The food and drink manufacturing industry is broken down into a number of small sectors, ranging from slaughterhouses, sugar refineries and grain mills to malt manufacture and whisky distilling. Each will have their own set of risks to the employee and need to have a strict health and safety policy in place to prevent sickness and injury.
The main causes of illness in the food and drink industries are:
- Musculoskeletal disorders (MSDs) mainly comprising work-related upper limb disorders (WRULDs) and back injuries
- Work-related stress, which can be caused by poor work organisation
- Occupational asthma caused by inhalation of bakery and grain dusts
- Occupational dermatitis from hand-washing, contact with foodstuffs, etc.
- Rhinitis caused by irritant dusts such as bakery and grain dusts, spices and seasonings
- Noise-induced hearing loss where noise levels exceed 85 dB(A)
The main causes of injuries are:
- Manual handling/musculoskeletal injury
- Slips on wet or food contaminated floors
- Falls from heights
- Workplace transport (including forklift transport)
- Struck by something (e.g. sharp knives or falling objects)
There are a number of factors to consider when developing an effective occupational health management policy.
As an employer, you have a legal and moral obligation to do whatever is humanly possible to safeguard the health if your workers. To do this, you have to identify the possible causes of the ill health. In most cases, the causes are obvious; the presence of heavy machinery, dust and noise.
It is important to determine not only who is exposed to these risks, but also to what degree they are exposed and what the consequences could be. Measures must then be put in place to mitigate every risk.
In terms of the law, the Chief Health and Safety Inspector can at any time ask an employer for a report of safety precautions.
Monitoring sickness absence
Information obtained from tightly-managed attendance can be very useful in spotting possible work-related health problems. If there are certain jobs or parts of the workplace where absence is higher, this may be an indication of a problem. For example, high incidences of back pain may be associated with certain types of work.
Listening to the workers
A lot of information can be gained from the employees themselves. Workers may be reluctant to admit to health problems if they think it might damage their job prospects or if the information is sensitive. However, to ensure an honest response there are a number of ways of collecting their opinions confidentially.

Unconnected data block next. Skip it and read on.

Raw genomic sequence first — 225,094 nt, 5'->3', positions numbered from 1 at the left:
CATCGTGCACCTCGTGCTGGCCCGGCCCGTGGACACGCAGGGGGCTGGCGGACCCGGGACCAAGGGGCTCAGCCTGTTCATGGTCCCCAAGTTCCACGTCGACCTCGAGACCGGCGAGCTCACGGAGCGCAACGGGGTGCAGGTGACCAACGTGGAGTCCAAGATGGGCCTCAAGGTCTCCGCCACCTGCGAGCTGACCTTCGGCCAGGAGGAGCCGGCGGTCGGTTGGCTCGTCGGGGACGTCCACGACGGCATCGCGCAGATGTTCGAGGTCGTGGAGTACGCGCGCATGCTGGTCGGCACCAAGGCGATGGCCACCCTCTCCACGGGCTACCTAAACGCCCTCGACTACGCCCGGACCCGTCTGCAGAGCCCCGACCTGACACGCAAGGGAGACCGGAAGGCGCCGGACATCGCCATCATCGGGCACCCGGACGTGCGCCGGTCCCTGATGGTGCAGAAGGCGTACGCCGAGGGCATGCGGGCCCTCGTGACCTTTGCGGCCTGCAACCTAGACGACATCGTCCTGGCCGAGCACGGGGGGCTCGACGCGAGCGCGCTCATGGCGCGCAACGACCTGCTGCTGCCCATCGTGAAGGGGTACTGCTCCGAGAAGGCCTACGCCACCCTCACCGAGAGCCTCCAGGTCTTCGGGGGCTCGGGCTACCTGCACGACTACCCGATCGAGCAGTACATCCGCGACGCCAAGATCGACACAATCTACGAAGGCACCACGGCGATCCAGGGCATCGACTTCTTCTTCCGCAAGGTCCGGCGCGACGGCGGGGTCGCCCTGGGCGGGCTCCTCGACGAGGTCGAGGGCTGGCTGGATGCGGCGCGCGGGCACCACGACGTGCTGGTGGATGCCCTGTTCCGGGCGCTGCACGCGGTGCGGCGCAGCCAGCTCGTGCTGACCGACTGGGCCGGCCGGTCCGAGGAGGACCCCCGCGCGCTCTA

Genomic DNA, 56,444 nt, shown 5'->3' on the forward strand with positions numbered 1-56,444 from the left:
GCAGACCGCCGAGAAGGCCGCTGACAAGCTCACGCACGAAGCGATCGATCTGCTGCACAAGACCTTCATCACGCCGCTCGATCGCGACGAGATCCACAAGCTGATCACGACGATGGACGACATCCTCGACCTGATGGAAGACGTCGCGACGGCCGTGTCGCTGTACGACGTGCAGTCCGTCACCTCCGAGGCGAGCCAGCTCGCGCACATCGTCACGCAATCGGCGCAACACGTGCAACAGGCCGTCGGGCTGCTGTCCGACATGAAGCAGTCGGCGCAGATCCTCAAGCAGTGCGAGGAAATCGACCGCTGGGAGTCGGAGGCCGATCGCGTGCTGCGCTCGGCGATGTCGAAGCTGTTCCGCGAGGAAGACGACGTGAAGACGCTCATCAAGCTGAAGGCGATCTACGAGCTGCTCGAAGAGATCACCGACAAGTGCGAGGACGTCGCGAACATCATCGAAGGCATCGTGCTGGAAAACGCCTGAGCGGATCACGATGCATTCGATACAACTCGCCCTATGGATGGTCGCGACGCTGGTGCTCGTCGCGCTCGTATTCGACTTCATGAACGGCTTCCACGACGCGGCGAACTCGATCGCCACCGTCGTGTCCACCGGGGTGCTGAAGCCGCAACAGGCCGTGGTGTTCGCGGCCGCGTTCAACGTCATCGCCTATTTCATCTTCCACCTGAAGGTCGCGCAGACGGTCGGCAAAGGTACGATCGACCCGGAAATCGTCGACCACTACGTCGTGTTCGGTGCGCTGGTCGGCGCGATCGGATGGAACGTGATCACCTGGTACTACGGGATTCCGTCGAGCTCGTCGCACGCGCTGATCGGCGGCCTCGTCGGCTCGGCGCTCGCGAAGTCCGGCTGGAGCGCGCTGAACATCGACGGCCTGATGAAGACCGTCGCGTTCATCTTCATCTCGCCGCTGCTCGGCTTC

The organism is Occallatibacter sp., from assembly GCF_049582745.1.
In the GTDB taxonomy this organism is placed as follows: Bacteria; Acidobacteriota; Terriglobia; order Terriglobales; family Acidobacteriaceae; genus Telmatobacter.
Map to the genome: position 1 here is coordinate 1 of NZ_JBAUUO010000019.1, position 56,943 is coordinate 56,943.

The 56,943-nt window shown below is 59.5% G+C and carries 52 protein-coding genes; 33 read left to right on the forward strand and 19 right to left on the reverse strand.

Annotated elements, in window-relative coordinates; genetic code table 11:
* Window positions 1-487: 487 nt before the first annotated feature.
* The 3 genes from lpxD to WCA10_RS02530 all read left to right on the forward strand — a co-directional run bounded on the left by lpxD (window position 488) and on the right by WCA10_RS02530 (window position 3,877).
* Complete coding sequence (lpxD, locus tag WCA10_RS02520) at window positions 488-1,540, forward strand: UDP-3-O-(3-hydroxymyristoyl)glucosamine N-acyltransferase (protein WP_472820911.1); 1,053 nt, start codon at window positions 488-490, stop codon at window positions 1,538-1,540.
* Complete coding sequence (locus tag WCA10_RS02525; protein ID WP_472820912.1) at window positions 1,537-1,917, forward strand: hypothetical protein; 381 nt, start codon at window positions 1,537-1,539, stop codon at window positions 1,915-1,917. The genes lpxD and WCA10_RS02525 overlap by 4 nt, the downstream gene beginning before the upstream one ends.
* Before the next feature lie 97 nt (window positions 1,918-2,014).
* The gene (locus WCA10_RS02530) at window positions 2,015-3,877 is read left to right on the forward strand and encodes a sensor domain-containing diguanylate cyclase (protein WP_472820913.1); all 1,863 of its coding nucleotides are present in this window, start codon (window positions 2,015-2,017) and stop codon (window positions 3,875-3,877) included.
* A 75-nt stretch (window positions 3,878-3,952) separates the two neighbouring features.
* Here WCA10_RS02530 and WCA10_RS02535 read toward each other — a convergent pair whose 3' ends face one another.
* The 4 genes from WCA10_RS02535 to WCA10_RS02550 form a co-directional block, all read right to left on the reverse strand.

Legislation states that there should be one employee safety representative for every 50 employees. The representative may want to take responsibility for gathering and communicating this information.
Managing the risk
Where possible, removing the hazard is the best option. Relying on being protected by protective clothing and equipment should normally be a last resort.
Responsibilities of employees
Workers must take responsibility over their own health and safety at work by following all health and safety rules and precautions. They must report any unsafe circumstances or accidents as soon as possible, to the safety representative. Anyone who acts in a reckless way or damages any safety measures, especially if he does this on purpose, can be sued by the employer.
Even if everything possible is being done to prevent healthy and safety risks at work, there will be occasions where someone does become ill. The initial cause of their health problem may not be work related, but the consequences still need to be managed.
It’s possible that someone might develop backache or a stress-related illness outside of work, but if they work in a job that involves heavy lifting or that is very intensive, there is a real chance that their condition will get worse and turn it into something more serious. This could mean that the person can longer perform his duties.
Assessing occupational health needs
An assessment of risk can identify the main activities and situations likely to be harmful to health so you can then decide how to meet these occupational health needs in your company. Often, the process of managing occupational health only requires good communication between managers and workers.
Source: Department of Labour – www.labour.gov.za